1 item from 2002
"Blood Work", Clint Eastwood's 23rd film as a director -- and 44th as a star -- takes us into the familiar territory of a cop-crime thriller. Only it gives us a quick sucker punch when Eastwood's character suddenly collapses with a heart attack. Brian Helgeland's screenplay is based on the first novel in Michael Connelly's mystery series featuring Terry McCaleb, a veteran FBI profiler forced into retirement by a heart transplant. This allows Eastwood, the ultimate movie cowboy, to play age and fragility in a character up against not only a master criminal but also his own mortality.
With Eastwood's direction its customary smooth and efficient self backed by his usual handpicked crew of top professionals, "Blood Work" fits snugly into the "classic" Eastwood mode -- an entertaining suspense thriller populated by hard-edged characters who brighten up a somewhat mechanical plot. Warner Bros. Pictures can anticipate solid boxoffice returns here and overseas.
If Sherlock Holmes had his seven-percent solution, then detective McCaleb has a fistful of pills he swallows daily to keep his new heart ticking. As a man with a new but tenuous lease on life, Eastwood walks through this movie gingerly. Yet the rolling gait is that of a man used to macho action. He is struggling to come to terms with his new self, happy to be alive yet flummoxed by the go-slow approach dictated by his condition.
Nothing could drag him from his boat docked in San Pedro Harbor until a determined Graciela Rivers Wanda De Jesus) shows him a photo of her murdered sister. The heart harvested from her late sister is now beating in McCaleb's chest. She asks him to use his skills to solve her sister's murder.
McCaleb's cardiologist (Anjelica Huston) has a fit. Sure enough, the stress of his new case adversely impacts his health, but he pushes himself to solve the case.
McCaleb is decidedly old-school and low-tech. He takes taxis, and his only phone is a pay phone on the marina dock. Eventually, he enlists a neighbor, a beach bum named Buddy (Jeff Daniels), to chauffeur him to his appointments, turning the two into, in Buddy's words, "Starsky and Putz".
Helgeland's script moves gracefully through a series of Southern California locales and vivid characters as red herrings crop up here and there. McCaleb is seemingly in confrontation with everyone -- a couple of hotheaded suspects; a jealous, bitter police detective (Paul Rodriguez in an against-type performance); his doctor, of course; a mysterious stranger tailing him; and sometimes even an old pal in the sheriff's office, Detective Jaye Winston (Tina Lifford), whose manner suggests that sparks once flew between the two.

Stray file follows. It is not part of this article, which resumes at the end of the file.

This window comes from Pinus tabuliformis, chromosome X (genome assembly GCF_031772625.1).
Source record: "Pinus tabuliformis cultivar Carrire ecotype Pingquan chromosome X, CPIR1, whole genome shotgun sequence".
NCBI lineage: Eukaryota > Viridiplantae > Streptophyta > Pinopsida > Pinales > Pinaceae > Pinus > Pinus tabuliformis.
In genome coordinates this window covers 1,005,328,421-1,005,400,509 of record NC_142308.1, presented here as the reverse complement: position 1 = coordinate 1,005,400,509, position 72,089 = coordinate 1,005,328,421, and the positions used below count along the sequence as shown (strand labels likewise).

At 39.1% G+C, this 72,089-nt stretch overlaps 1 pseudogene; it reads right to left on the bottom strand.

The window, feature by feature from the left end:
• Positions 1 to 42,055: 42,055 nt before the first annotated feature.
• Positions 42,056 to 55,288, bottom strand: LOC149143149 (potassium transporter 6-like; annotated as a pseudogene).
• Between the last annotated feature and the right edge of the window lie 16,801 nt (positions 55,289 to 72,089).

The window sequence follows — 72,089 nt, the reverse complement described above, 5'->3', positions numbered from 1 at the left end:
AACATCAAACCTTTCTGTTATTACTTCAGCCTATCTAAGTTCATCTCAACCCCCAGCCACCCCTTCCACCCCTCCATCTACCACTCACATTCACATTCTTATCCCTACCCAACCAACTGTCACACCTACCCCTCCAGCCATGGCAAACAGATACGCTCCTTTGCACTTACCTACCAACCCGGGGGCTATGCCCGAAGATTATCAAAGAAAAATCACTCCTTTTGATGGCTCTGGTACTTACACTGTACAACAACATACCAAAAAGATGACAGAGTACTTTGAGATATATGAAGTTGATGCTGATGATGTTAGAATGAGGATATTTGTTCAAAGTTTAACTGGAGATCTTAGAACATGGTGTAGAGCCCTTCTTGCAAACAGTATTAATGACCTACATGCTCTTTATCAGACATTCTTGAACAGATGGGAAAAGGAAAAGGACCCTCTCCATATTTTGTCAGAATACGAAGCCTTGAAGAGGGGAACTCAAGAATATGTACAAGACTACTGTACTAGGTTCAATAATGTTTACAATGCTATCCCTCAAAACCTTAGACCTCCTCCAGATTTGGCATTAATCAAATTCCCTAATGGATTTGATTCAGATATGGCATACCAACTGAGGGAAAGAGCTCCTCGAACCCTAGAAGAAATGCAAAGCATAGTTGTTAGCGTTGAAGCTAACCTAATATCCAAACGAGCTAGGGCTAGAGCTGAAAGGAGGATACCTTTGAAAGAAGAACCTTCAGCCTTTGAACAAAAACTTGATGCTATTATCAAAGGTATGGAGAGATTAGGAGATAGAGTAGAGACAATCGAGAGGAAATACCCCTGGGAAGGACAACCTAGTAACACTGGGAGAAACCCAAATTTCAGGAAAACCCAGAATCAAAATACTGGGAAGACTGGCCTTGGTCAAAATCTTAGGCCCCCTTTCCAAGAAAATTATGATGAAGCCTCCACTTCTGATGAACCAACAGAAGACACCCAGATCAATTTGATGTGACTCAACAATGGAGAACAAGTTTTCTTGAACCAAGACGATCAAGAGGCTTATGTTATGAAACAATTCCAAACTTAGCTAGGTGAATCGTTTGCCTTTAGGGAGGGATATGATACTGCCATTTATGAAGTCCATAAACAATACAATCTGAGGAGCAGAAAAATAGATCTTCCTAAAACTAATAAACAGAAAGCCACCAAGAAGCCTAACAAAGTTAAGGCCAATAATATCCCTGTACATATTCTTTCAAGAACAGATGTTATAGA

The retired FBI man carries no badge, a fact he must fudge in interviews with witnesses and suspects. He must also engage in physical confrontations and gunplay that no one 60 days removed from heart-transplant surgery is likely to endure. But this is, after all, crime fiction.
In this regard, the film's surprise ending may satisfy some while disappointing others over its unlikelihood. It comes damn close to "the butler did it." But, clearly, "Blood Work" is designed more to examine character than to solve a mystery. McCaleb is a neat twist on the usual tough-guy heroes in American crime tales. Indeed, for once in a cop movie we see an obnoxious detective, an unsympathetic doctor and crime victims who fight back.
Few directors cast movies as well as Eastwood. Here he again has the right actors in unusual roles, and the actors respond with dynamic performances. Eastwood effectively employs Lennie Niehaus' cool jazz stylings over opening and end credits, while debuting cinematographer Tom Stern's atmospheric camera and Henry Bumstead's intriguing design create a Southern California where blood seems to be everyone's work.
Warner Bros. Pictures
A Malpaso production
Director-producer: Clint Eastwood
Screenwriter: Brian Helgeland
Based on the novel by: Michael Connelly
Executive producer: Robert Lorenz
Director of photography: Tom Stern
Production designer: Henry Bumstead
Music: Lennie Niehaus
Co-producer: Judie G. Hoyt
Costume designer: Deborah Hopper
Editor: Joel Cox
Terry McCaleb: Clint Eastwood
Buddy Noone: Jeff Daniels
Dr Bonnie Fox: Anjelica Huston
Graciela Rivers: Wanda De Jesus
Jaye Winston: Tina Lifford
Detective Arrango: Paul Rodriguez
Detective Waller: Dylan Walsh
Raymond: Mason Lucero
Running time -- 110 minutes
MPAA rating: R
1 item from 2002
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